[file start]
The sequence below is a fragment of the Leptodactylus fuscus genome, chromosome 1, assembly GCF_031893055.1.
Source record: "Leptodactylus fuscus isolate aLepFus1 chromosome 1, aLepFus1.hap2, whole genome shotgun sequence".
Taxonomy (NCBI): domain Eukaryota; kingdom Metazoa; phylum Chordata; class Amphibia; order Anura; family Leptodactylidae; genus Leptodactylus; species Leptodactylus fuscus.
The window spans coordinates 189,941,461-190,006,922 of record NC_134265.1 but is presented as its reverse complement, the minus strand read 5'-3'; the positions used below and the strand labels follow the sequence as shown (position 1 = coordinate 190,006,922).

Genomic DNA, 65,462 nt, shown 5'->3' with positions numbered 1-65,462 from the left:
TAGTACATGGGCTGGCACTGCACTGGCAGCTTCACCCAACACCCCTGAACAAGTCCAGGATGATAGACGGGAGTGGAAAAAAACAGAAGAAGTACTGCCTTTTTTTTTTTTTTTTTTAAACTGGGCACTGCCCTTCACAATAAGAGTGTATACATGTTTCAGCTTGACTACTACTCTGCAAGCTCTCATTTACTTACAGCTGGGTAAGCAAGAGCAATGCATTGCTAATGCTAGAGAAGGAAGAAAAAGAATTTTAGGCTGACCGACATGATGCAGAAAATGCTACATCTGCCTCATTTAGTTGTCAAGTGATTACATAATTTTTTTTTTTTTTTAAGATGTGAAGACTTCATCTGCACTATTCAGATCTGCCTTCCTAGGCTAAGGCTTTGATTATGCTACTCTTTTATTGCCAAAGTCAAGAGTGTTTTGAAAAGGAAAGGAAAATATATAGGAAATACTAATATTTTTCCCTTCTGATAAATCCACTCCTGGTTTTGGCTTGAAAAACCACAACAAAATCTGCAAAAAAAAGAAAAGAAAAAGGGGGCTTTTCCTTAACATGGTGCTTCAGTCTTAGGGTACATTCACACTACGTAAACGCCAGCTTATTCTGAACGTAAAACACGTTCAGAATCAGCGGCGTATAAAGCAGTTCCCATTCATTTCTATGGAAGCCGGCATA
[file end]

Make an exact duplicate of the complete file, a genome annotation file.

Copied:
The sequence below is a fragment of the Leptodactylus fuscus genome, chromosome 1, assembly GCF_031893055.1.
Source record: "Leptodactylus fuscus isolate aLepFus1 chromosome 1, aLepFus1.hap2, whole genome shotgun sequence".
Taxonomy (NCBI): domain Eukaryota; kingdom Metazoa; phylum Chordata; class Amphibia; order Anura; family Leptodactylidae; genus Leptodactylus; species Leptodactylus fuscus.
The window spans coordinates 189,941,461-190,006,922 of record NC_134265.1 but is presented as its reverse complement, the minus strand read 5'-3'; the positions used below and the strand labels follow the sequence as shown (position 1 = coordinate 190,006,922).

Genomic DNA, 65,462 nt, shown 5'->3' with positions numbered 1-65,462 from the left:
TAGTACATGGGCTGGCACTGCACTGGCAGCTTCACCCAACACCCCTGAACAAGTCCAGGATGATAGACGGGAGTGGAAAAAAACAGAAGAAGTACTGCCTTTTTTTTTTTTTTTTTTAAACTGGGCACTGCCCTTCACAATAAGAGTGTATACATGTTTCAGCTTGACTACTACTCTGCAAGCTCTCATTTACTTACAGCTGGGTAAGCAAGAGCAATGCATTGCTAATGCTAGAGAAGGAAGAAAAAGAATTTTAGGCTGACCGACATGATGCAGAAAATGCTACATCTGCCTCATTTAGTTGTCAAGTGATTACATAATTTTTTTTTTTTTTTAAGATGTGAAGACTTCATCTGCACTATTCAGATCTGCCTTCCTAGGCTAAGGCTTTGATTATGCTACTCTTTTATTGCCAAAGTCAAGAGTGTTTTGAAAAGGAAAGGAAAATATATAGGAAATACTAATATTTTTCCCTTCTGATAAATCCACTCCTGGTTTTGGCTTGAAAAACCACAACAAAATCTGCAAAAAAAAGAAAAGAAAAAGGGGGCTTTTCCTTAACATGGTGCTTCAGTCTTAGGGTACATTCACACTACGTAAACGCCAGCTTATTCTGAACGTAAAACACGTTCAGAATCAGCGGCGTATAAAGCAGTTCCCATTCATTTCTATGGAAGCCGGCATA